I just signed up today for the MS walk as team captain for Team Mandatory Rest Period! Anyone here in the lower mainland want to join my team? I'll be walking the Tri-cities walk on April 26th.
Less Claustrophic MRI Machines on the Way?
"Currently, for the MRI to work, radio frequency coils which deliver the magnetic waves must be nearly flush against a patient's skin hence the confining scanner tubes.
But David Brunner, a physicist at the University of Zurich, and colleagues have seen early success in replacing the coils with an antenna up to 9.8 feet (3 meters) away from a patient.
The antenna transmits and receives the radio frequency waves, which are focused by a special conductive lining inside the MRI scanning tube.
The extra room "will usually be on the order of 15-20 centimeters [6-8 inches] in diameter, which really is a lot in terms of patient comfort," said study co-author Klaas Pruessmann, also of the University of Zurich.
What's more, the "traveling waves" transmitted by the antenna offer more uniform coverage of large body parts and greater detail, said study co-author Klaas Pruessmann, also of the University of Zurich.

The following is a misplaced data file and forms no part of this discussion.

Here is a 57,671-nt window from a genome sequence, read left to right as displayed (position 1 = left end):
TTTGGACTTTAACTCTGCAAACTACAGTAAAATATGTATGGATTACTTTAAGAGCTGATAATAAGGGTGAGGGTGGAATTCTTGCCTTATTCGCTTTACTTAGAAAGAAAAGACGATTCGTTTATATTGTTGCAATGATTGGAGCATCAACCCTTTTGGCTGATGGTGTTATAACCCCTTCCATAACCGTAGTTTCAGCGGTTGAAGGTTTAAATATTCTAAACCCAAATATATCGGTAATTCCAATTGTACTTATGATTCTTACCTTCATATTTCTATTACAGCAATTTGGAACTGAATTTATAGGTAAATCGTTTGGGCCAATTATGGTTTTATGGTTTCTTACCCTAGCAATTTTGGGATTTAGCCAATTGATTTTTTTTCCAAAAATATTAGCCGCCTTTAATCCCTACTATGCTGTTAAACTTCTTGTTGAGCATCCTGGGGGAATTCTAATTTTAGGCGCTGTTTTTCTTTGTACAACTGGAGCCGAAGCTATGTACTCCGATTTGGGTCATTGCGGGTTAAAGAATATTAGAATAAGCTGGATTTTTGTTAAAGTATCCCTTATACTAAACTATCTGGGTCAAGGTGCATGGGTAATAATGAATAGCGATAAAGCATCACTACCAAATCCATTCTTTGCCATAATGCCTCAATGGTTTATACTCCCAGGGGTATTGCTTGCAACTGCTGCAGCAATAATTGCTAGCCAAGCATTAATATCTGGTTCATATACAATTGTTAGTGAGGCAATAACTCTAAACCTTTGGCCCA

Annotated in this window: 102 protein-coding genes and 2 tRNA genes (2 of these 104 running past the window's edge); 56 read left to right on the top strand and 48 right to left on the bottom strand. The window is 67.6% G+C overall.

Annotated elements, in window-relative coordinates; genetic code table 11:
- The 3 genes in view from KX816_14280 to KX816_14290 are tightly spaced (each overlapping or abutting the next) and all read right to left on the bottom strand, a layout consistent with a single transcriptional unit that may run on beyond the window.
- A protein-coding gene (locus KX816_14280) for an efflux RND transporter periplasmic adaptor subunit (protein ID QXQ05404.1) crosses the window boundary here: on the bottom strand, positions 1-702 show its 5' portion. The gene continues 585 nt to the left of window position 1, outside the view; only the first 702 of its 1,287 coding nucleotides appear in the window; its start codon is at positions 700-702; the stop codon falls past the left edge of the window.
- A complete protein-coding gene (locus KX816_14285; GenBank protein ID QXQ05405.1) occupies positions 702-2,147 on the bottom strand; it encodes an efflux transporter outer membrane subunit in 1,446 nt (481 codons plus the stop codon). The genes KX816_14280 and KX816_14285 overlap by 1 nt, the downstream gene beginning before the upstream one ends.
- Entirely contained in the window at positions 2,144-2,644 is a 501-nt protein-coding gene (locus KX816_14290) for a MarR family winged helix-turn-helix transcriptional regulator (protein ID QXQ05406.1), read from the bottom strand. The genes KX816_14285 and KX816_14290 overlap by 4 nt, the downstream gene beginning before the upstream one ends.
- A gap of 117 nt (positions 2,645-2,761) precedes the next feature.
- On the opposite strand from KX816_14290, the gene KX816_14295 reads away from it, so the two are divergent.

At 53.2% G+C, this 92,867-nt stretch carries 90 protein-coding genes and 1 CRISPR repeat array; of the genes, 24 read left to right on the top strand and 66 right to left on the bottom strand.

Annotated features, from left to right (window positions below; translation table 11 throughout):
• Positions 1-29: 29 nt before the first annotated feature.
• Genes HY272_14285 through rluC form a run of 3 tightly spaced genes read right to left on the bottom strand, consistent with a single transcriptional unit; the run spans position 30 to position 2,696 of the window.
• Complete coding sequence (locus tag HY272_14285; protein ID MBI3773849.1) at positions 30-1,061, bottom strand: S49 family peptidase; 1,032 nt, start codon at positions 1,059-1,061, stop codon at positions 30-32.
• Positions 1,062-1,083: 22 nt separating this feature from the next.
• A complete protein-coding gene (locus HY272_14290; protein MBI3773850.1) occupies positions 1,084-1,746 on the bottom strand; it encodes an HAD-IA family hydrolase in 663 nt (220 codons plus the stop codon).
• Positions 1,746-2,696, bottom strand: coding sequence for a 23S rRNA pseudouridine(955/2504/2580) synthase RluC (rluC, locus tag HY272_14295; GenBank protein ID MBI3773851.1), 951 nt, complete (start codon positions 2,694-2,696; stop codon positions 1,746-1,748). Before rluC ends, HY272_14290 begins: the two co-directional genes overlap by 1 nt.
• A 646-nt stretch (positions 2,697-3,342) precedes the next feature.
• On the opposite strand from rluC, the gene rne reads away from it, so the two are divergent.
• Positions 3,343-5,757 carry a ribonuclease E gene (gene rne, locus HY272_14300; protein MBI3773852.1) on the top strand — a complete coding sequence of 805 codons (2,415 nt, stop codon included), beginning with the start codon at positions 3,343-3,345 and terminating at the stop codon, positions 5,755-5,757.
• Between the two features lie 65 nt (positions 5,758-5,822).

The technology "is currently being explored in centers around the world, including many in the U.S., and early pre-clinical applications look very promising," Pruessmann said.
Peter Bornert, principal scientist at Philips Research Europe in Hamburg, Germany, called the new technique "very promising from a scientific point of view" pointed out that several previous successful attempts to improve MRI in the lab have not yet made it to market.
A good strong...
Echo and Flick, brother and sister.
Laquinimod, was granted "fast track" designation by the FDA
"Teva's oral treatment for multiple sclerosis, Laquinimod, was granted "fast track" designation by the US Food and Drug Administration (FDA). Fast Track designation can potentially facilitate development and expedite the review process. According to Teva, this may allow the drug to enter the market as soon as late 2011."